Oct 9, 2014

Fortress Goes Public

The cast of The Fortress of Solitude at Dallas Theater Center (photo by Karen Almond)
I've been hearing about this Fortress of Solitude musical for nearly as long as it's been in development. I think Itamar Moses told me about it for this LA Times piece, but I'm pretty sure that Isaac Butler--a huge fan of the novel and a friend of all the musical's creators, including Moses, director Daniel Aukin, and composer Michael Friedman--tipped me off about it earlier. Aukin mentioned it when I spoke to him for the NY Times, too.

In any case, this unlikely project has reached fruition and has is playing at the Public Theater, and for my Times preview on it, I talked to all the creators, and to the novel's original author, Jonathan Lethem. The idea to adapt Lethem's sprawling coming-of-age story, set in the crucible of pre-gentrification Brooklyn, came from the director:
The prominence of music in the novel is one reason Mr. Aukin, the show’s director, had a “gut impulse” that it could be turned into a piece of musical theater, and enlisted Mr. Moses (“Bach at Leipzig,” “Nobody Loves You”) to adapt the book and Mr. Friedman to write the music. Mr. Aukin happened to approach Mr. Lethem at a fortuitous moment: at a time when Hollywood was contemplating but not committing to film adaptations of his novels, including “The Fortress of Solitude,” and the author was getting fed up with film companies’ demands for exclusivity.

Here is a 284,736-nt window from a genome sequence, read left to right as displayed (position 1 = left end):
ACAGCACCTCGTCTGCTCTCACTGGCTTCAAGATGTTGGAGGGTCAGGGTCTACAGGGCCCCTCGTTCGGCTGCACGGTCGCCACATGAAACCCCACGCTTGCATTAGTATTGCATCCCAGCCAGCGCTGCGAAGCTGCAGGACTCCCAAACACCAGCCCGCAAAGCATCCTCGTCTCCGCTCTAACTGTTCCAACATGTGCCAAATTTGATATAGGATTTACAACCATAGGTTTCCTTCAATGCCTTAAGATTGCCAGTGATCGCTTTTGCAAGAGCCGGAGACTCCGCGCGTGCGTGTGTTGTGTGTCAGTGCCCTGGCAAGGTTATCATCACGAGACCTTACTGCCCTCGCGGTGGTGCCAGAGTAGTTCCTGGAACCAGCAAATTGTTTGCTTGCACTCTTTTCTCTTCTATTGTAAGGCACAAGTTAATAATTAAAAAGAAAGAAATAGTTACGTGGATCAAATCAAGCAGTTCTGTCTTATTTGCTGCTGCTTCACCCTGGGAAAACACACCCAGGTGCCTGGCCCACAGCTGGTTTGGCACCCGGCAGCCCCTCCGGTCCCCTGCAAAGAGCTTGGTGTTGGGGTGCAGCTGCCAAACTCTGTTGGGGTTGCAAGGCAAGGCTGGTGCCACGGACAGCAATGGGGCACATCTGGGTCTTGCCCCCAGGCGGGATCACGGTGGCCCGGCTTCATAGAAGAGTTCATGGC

“I had to insist that it was O.K. to split off the musical rights,” Mr. Lethem said in a phone interview from Pomona College, where he teaches writing. To the film companies, “I said, ‘You’re not even making these movies, so let these little theater people do this thing.’ It was seen as a diversion, a sport.
“So it’s a beautiful irony that long before any film version comes to the screen, they’re the ones who are getting it done. It vindicates every left-field impulse you could have.” 
The Times piece is almost entirely about Friedman's extraordinary, pop-drenched score, and I have to acknowledge Butler--who's seen several readings and heard demos over the years as the show's evolved--for the inside scoop on that. To report this story I went to my first sitzprobe--a musical-theater ritual in which the full orchestration comes to life for the first time--and I sat in awe of the musicianship of, in particular, barefooted music director Kim Grigsby, a legendary figure who has clearly earned that status.

The full Times story is here; I'm planning to have "bonus tracks" in this space soon, so stay tuned.

No comments: